Updated June 2012
T. E. Lawrence to Bruce Rogers
Here are IX, X, XI, XII (p.73-107) for Miss Saunders' oppression. I am afraid she will find it rather too much to face in-a-lump; this will be all for some months, as my stock in draft is nearly exhausted. I could finish off XIII for you, in a little while, but would rather keep it by me while I rough out a few more books, and then do a chunk of them together. it is difficult, frankly, to do: the Greek feels so dead under my fingers. I'm always trying to underline, to score heavier, to put in little bits, to try and lift the thing to life. Also the archaisms bother me.
I have cut out of the fair copy most of the recurring tags, as W-. suggested, leaving only a few to convey as much as modern man can endure of the Homeric atmosphere. After all, this is essentially a translation. I give myself freedom with moods and tenses, and in arrangement: and sometimes I transpose adjectives: but it often astonishes me, reading a back passage, to see how the bones of the Greek show through in every sentence.
The Cyclops' cave in this
Book IX is worth translating, and Book XI has been done with twice the effort
and care of any of the earlier books. I do not know whether it is yet good
underworld is the only place, if there, where the Odyssey becomes great. Everywhere it seems to prefer grace and smoothness and subtlety and skill to largeness. The Italian word 'terribilita':- that is the main lack of this particular Homer: whereas the owner of the Iliad had it almost in excess.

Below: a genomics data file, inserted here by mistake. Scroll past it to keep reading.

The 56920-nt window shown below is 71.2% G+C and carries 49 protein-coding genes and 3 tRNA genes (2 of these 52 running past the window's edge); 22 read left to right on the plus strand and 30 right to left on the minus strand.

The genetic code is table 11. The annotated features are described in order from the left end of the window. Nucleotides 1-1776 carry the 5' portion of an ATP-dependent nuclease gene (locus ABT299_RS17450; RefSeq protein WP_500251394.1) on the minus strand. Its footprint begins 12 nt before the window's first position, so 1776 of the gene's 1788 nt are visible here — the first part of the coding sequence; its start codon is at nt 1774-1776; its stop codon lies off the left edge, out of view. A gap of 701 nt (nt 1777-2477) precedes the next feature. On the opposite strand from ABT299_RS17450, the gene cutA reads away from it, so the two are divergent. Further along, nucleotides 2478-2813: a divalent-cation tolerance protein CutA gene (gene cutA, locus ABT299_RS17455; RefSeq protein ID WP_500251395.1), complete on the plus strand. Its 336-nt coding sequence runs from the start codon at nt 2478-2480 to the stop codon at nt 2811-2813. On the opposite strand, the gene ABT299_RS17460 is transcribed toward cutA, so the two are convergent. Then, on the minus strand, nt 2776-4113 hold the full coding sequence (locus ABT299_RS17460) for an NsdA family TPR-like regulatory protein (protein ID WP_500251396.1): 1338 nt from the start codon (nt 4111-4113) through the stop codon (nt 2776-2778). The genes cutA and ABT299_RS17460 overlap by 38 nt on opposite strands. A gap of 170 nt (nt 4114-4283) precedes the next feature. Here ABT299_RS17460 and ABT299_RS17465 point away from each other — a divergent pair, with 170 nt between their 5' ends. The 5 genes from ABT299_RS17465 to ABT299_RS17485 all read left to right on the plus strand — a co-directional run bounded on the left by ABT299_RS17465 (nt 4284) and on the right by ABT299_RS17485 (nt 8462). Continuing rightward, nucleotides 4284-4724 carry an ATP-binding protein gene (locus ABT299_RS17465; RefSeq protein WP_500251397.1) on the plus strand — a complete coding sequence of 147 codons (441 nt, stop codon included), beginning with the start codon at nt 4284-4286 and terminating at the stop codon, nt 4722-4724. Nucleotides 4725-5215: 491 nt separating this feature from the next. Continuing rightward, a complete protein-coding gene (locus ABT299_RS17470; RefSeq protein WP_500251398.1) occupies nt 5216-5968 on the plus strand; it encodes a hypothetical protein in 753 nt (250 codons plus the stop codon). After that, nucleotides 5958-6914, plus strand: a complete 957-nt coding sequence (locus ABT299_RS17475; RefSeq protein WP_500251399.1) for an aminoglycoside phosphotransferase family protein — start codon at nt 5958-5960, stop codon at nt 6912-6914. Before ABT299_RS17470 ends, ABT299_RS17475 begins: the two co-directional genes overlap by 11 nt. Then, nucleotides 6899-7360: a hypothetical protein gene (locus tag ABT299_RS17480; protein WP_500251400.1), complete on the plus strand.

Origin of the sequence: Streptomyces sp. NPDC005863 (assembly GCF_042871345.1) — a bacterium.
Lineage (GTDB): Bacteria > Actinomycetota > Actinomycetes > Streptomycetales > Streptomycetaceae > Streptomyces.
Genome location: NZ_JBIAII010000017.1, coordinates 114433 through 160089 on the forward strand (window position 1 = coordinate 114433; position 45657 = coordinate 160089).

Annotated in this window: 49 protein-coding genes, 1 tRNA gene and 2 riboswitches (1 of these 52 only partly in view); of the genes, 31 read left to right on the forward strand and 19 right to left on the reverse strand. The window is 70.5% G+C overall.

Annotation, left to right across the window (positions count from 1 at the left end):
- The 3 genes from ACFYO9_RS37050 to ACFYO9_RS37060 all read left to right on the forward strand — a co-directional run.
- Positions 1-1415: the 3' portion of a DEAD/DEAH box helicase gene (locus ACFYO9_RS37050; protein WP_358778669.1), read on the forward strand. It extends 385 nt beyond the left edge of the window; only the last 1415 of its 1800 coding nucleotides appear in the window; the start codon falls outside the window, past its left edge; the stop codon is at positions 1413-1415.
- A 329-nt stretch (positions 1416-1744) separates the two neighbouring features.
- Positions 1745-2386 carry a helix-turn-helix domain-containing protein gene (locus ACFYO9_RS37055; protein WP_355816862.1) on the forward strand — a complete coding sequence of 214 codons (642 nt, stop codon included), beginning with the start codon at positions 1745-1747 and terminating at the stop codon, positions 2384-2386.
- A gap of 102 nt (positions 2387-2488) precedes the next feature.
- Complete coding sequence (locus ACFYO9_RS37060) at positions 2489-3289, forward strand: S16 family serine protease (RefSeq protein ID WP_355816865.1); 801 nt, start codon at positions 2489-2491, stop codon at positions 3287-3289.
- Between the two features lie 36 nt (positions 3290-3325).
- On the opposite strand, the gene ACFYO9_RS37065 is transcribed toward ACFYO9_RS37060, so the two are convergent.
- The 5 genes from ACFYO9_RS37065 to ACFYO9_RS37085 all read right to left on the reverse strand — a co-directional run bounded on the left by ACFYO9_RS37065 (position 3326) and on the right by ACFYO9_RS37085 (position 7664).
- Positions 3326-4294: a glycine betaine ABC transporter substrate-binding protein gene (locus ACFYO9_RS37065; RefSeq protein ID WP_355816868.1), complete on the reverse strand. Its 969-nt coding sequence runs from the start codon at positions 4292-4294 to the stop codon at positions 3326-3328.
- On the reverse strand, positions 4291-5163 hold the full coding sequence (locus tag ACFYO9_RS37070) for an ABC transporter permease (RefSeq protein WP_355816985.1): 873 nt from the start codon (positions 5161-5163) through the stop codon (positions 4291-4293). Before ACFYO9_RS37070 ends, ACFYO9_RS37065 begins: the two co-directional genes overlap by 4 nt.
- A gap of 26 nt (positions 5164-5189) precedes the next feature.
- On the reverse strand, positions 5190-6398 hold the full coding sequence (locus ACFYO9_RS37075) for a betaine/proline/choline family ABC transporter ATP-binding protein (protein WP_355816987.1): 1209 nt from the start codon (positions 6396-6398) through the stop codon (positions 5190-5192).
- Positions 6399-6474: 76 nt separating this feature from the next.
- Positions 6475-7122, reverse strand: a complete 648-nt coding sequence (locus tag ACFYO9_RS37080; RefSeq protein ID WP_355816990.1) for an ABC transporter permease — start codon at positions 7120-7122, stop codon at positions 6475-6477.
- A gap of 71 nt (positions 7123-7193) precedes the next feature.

How do the 'cuts' go? Do you forecast any date by which you will be feeling the need of XIII-XXIV? I would like to deliver it in batches of two or three books, quite gradually, if you have time to spare me. Remember that within reason the more time I have the better my results - to the limit of the human factor, which alas is a low limit, in this case.
I find my MS and galley hard for reference. Is there any chance of a page-proof being pulled, which I could keep filed by me? The author keeps on recurring to his pet phrases, and I want to suggest my former versions only, without dead-copying them: and my memory has considered and rejected so many versions of each, before finally approving one, that it is seldom that I can remember what I actually wrote.
|Last revised:||13 July 2006|
T. E. Lawrence chronology
1888 16 August: born at Tremadoc, Wales
1896-1907: City of Oxford High School for Boys
1907-9: Jesus College, Oxford, B.A., 1st Class Hons, 1909
1910-14: Magdalen College, Oxford (Senior Demy), while working at the British Museum's excavations at Carchemish
1915-16: Military Intelligence Dept, Cairo
1916-18: Liaison Officer with the Arab Revolt
1919: Attended the Paris Peace Conference
1919-22: wrote Seven Pillars of Wisdom
1921-2: Adviser on Arab Affairs to Winston Churchill at the Colonial Office
1922 August: Enlisted in the Ranks of the RAF
1923 January: discharged from the RAF
1923 March: enlisted in the Tank Corps
1923: translated a French novel, The Forest Giant
1924-6: prepared the subscribers' abridgement of Seven Pillars of Wisdom
1927-8: stationed at Karachi, then Miranshah
1927 March: Revolt in the Desert, an abridgement of Seven Pillars, published
1928: completed The Mint, began translating Homer's Odyssey
1929-33: stationed at Plymouth
1931: started working on RAF boats
1932: his translation of the Odyssey published
1933-5: attached to MAEE, Felixstowe
1935 February: retired from the RAF
1935 19 May: died from injuries received in a motor-cycle crash on 13 May
1935 21 May: buried at Moreton, Dorset